Basically, it's just corn boiled in a fairly small amount of water, a whole stick of butter, salt, pepper, and just a bit of sugar. I think at LJS, they let it boil for the better part of a day. I usually do it for 15 minutes or so -- which is much longer than I cook good corn in season. But I'm pretty sure that March doesn't count as "in season" even here in California.
Oh yeah, and you have to cut the corn in half to form "Cobbettes" -- otherwise it just isn't Pirate Corn. "Aye, matey, pass another Cobbette down this-a-ways."
or, alternately titled, fancy BBQ. I did enough things different from my typical all-day BBQ that I'm almost willing to call this one special.
I don't normally cook baby back ribs. In a long-slow smoke normal spare ribs almost end up the same, and cost about half as much. But, for shorter cooking times, or smaller groups of people (ie, two), baby backs can be a quick weeknight or half-day affair.
I used my Weber to smoke these, offset from the fire on one side, with a fair amount of smoke from hickory chips. I'd guess the fire was running around 275, or maybe 300 at times, and the ribs stayed on for four hours.
I skinned the ribs first, and rubbed with a basic rub. For the sauce, I made up a vinegar based sauce with standard spices. I then added about a quart of apple juice, 1 small can of tomato sauce, and some honey for sweetness. I kept out darker colored items like molasses, brown sugar, and worchestershire sauce that I normally add to sauces I use for BBQ beef. I let this cook down for about half an hour, and then removed a cup of it to use as a mop for the ribs. To the mop I added half a cup of salad oil. I mopped the ribs about every half an hour after the first hour.
I strained the sauce, returned it to the saucepan, and simmered it down to a medium thickness. Just before serving, I added a quarter of a pound of butter and mounted it in. It cut the sourness perfectly -- it was one of the better "from scratch" BBQ sauces I've made in a while.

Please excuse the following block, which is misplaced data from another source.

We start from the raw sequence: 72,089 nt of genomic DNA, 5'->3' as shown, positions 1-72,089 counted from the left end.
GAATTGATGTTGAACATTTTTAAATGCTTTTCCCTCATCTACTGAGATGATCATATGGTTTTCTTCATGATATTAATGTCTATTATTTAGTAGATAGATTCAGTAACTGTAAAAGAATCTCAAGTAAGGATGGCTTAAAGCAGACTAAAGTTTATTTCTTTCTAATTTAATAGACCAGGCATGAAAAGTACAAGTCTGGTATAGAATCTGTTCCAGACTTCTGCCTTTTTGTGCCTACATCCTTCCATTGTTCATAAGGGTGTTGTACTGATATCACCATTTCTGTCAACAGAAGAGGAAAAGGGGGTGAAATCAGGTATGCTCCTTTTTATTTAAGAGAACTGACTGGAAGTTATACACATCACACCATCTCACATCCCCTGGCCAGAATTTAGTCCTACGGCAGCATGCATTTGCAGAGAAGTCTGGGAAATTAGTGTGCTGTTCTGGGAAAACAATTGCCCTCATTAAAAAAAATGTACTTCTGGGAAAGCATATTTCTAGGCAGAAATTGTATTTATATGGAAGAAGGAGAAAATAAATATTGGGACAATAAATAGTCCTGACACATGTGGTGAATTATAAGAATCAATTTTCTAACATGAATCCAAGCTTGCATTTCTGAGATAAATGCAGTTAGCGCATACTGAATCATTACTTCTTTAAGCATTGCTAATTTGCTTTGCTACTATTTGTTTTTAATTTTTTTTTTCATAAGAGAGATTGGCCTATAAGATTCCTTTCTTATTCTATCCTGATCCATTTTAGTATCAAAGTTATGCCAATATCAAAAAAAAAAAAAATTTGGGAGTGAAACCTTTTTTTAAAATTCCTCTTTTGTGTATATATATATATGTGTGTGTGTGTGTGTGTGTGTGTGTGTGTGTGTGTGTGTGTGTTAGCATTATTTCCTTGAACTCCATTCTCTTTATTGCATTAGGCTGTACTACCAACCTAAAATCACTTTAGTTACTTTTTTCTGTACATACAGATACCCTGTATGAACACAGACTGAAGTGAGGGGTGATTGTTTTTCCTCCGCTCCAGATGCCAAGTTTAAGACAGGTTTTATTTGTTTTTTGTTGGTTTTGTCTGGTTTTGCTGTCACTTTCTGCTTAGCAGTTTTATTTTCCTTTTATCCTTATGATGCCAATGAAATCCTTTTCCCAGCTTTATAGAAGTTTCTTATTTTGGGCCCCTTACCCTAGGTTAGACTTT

As a side, I made a huge batch of Real Caesar Salad. The dressing is very simple:
- 1 egg, raw. Tradditionally supposed to be coddled, but I've found little difference unless making the dressing on the lettuce.
- 1 T worchestershire sauce, more to taste if you wish at the end.
- salt, pepper
- whisk or blend, adding in 1/2 olive oil and 1/2 salad oil until it has thickened a bit. I usually take it up to a light mayonaise consistancy.
- juice of two lemons, which thins it back out to dressing
Toss romain hearts with the dressing, parmasagn cheese, and fresh made garlic croutons. It's a great salad, and except for not tossing the dressing directly on the lettuce and building it up that way, it's "officially correct." Just about nobody makes Caesar Salad this way -- it most often has wine vinegar instead of lemon and omits the egg and/or worchestershire sauce, and adds who knows what else.
I don't mind other items in the salad (really great tomatoes from the garden, chicken, anchovies, thin strips of grilled steak, etc), but generally don't change what's in the dressing -- or if I do, I call it something else.
Picture in the extended entry...
here you can see the neat stack of ribs, the pile of salad (note: greater in size than the amount of meat), and the sauce.
Apparently, I'm on a spicy food kick right now. I got some chicken the last time I was at the store and wasn't sure what to do with it. Now that it isn't raining every day, I guess doing something on the grill is starting to seem like what I wanted to do. Also, I had some Red Stripe beer in the fridge, so what else would one make?
- 1 chicken, cut up into pieces
- 4 thai bird chilies
- 1/2 onion
- 6 garlic cloves
- 2 T oregano
- 2 T basil
- 4-5 whole allspice berries
- salt, pepper
- lime juice
- 1 T oil
into as smooth of a paste as you can get. Marinade chicken in the mixture for at least an hour. Grill over medium heat until cooked to your liking.
My secret BBQ shame is that I often enjoy the sandwiches that result from BBQ more than the BBQ itself. This is partially a result of how I grew up knowing BBQ. My family used to take vacation to Texas almost every summer, two kids in the back of an Impala driving 3 days across half the country.
Every year, shortly after crossing the Texas state line, my father would somehow direct the car off to a non-descript shack. I now know he probably used his nose to smell the wood smoke. It was always the same -- paper plates, white bread buns, and dark brown/red smoky shreds of beef. And, as always, it was the best meal one had ever eaten. So, to me, sandwiches are always what I think of first when I think of BBQ.
The other reason why the next day BBQ tastes better to me is simple. After 12 hours of running a smoker, I can't even smell the smoke in the meat. It's in my shirt, my hair, and even my skin. I know the food must taste wonderful (as indeed the next day shows) but for the life of me I can barely taste the smoke over my own Eau de Bois.